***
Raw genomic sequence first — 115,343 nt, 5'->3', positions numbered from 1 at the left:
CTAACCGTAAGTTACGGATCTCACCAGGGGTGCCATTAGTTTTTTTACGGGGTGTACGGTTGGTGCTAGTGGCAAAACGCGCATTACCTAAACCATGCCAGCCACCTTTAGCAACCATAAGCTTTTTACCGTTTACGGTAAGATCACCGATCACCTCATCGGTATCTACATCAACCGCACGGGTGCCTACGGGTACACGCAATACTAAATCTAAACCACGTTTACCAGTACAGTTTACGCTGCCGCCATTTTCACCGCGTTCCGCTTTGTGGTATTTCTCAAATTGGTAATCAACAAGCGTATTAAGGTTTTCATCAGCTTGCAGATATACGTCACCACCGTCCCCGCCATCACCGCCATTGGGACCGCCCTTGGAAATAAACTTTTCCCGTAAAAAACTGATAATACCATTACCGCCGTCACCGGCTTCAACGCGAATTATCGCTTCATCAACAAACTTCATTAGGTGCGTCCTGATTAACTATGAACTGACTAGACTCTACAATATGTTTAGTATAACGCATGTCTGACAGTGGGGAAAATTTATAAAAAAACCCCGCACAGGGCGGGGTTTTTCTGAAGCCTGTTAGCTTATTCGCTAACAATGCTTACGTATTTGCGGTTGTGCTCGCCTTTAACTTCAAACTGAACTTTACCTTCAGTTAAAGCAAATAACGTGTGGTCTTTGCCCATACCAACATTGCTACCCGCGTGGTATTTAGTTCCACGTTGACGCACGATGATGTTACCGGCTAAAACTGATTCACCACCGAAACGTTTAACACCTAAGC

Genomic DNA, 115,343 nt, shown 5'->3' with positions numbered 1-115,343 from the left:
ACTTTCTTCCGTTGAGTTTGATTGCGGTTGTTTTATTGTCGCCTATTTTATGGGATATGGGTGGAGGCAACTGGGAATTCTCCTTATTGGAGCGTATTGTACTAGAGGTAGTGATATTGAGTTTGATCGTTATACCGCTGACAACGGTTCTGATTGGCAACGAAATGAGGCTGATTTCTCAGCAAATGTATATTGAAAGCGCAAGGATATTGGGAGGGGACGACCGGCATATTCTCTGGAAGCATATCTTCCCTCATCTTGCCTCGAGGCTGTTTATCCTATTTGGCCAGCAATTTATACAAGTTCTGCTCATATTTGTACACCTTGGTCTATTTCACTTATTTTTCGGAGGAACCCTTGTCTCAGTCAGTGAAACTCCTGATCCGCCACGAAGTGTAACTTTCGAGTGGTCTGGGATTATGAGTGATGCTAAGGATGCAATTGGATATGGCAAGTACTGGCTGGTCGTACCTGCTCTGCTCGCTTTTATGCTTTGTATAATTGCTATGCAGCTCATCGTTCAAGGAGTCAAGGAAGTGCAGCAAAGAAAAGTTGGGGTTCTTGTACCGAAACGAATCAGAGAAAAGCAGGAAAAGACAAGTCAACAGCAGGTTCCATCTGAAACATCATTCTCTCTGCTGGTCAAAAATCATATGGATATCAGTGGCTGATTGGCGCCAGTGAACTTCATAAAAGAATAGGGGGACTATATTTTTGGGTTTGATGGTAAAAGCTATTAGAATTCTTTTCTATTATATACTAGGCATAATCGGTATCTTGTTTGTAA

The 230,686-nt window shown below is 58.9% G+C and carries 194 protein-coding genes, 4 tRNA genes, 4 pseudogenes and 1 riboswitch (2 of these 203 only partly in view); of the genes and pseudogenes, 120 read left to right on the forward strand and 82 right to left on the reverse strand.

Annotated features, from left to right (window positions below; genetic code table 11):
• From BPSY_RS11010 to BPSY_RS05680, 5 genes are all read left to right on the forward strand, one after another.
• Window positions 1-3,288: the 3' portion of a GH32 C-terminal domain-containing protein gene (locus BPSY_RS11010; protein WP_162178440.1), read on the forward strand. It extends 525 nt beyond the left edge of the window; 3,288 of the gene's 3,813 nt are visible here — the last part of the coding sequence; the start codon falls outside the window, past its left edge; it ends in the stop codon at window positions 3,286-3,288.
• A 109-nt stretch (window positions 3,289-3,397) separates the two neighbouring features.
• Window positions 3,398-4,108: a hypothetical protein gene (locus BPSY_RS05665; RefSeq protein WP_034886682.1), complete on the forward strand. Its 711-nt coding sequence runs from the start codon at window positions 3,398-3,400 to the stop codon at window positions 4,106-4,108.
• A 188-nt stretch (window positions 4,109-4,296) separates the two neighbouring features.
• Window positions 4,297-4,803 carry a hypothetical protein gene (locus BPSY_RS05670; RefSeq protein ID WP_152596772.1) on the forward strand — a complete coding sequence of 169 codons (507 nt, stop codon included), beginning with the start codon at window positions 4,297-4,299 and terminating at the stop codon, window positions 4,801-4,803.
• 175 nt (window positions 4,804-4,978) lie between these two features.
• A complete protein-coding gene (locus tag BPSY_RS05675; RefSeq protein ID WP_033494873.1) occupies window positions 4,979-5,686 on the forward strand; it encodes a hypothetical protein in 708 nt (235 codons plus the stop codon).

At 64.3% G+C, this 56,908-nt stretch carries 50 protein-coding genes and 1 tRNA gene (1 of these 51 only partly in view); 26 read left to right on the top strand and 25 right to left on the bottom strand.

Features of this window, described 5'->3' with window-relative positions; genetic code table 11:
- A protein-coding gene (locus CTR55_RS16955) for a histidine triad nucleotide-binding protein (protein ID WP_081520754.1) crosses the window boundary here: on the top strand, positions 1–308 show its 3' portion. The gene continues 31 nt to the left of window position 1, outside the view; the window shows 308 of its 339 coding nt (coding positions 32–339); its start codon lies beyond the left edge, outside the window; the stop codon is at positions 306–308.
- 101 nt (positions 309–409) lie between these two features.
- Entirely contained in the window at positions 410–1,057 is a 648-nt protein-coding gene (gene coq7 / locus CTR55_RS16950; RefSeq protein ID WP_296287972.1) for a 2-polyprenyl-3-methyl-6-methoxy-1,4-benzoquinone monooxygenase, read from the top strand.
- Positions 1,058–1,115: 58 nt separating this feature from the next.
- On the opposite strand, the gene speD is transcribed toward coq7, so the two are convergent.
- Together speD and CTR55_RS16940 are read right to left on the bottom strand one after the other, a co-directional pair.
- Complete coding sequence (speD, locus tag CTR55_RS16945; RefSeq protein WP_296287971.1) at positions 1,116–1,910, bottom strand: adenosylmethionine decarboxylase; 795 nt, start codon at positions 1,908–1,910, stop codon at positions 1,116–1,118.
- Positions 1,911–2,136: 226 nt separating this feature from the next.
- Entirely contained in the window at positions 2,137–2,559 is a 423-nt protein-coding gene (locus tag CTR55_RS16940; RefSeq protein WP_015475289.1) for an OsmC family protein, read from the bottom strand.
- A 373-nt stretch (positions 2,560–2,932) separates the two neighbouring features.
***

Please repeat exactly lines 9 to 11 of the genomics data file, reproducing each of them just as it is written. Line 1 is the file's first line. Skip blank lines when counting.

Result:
• A 109-nt stretch (window positions 3,289-3,397) separates the two neighbouring features.
• Window positions 3,398-4,108: a hypothetical protein gene (locus BPSY_RS05665; RefSeq protein WP_034886682.1), complete on the forward strand. Its 711-nt coding sequence runs from the start codon at window positions 3,398-3,400 to the stop codon at window positions 4,106-4,108.
• A 188-nt stretch (window positions 4,109-4,296) separates the two neighbouring features.